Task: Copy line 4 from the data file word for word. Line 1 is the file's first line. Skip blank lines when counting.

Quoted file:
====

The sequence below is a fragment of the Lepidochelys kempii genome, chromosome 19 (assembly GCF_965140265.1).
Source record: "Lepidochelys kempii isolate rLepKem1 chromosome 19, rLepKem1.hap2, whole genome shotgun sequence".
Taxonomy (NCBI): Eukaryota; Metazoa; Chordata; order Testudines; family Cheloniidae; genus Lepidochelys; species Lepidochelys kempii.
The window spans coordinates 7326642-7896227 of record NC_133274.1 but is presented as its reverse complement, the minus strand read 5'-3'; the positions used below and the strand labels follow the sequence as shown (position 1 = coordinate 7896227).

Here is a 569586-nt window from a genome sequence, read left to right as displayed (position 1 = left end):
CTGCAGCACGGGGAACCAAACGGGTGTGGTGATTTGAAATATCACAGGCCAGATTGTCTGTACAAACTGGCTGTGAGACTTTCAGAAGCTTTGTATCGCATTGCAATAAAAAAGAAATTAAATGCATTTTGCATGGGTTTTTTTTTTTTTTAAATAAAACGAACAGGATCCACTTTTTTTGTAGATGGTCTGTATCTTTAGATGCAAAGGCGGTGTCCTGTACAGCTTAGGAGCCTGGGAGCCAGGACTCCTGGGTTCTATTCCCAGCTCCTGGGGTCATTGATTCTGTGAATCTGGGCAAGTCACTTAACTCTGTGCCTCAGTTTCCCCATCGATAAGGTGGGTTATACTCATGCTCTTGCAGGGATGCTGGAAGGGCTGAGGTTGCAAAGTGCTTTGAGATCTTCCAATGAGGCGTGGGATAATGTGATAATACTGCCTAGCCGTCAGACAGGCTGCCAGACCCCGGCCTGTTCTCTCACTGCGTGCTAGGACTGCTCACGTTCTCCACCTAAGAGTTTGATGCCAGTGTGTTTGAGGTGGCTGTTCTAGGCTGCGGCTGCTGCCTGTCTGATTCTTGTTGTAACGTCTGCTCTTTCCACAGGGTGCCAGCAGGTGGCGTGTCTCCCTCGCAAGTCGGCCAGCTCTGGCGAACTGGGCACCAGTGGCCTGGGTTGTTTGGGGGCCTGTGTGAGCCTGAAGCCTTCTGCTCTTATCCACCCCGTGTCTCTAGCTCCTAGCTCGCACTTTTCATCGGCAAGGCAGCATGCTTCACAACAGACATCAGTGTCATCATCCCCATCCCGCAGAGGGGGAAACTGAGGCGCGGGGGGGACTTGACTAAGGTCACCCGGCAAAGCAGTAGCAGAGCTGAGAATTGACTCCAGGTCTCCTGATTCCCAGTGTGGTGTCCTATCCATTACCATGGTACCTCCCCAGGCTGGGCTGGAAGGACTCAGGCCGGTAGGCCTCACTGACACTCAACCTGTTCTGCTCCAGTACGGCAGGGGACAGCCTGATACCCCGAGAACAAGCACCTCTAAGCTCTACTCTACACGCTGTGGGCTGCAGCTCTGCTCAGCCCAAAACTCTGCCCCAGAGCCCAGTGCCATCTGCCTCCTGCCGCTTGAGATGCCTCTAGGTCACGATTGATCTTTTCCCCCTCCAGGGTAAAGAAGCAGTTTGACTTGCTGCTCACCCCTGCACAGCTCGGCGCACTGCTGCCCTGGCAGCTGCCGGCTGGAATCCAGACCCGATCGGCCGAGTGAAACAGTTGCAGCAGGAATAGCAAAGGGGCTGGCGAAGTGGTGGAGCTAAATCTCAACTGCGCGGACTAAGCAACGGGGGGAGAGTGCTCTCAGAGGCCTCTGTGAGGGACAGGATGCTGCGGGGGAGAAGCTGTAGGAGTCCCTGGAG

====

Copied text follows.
The window spans coordinates 7326642-7896227 of record NC_133274.1 but is presented as its reverse complement, the minus strand read 5'-3'; the positions used below and the strand labels follow the sequence as shown (position 1 = coordinate 7896227).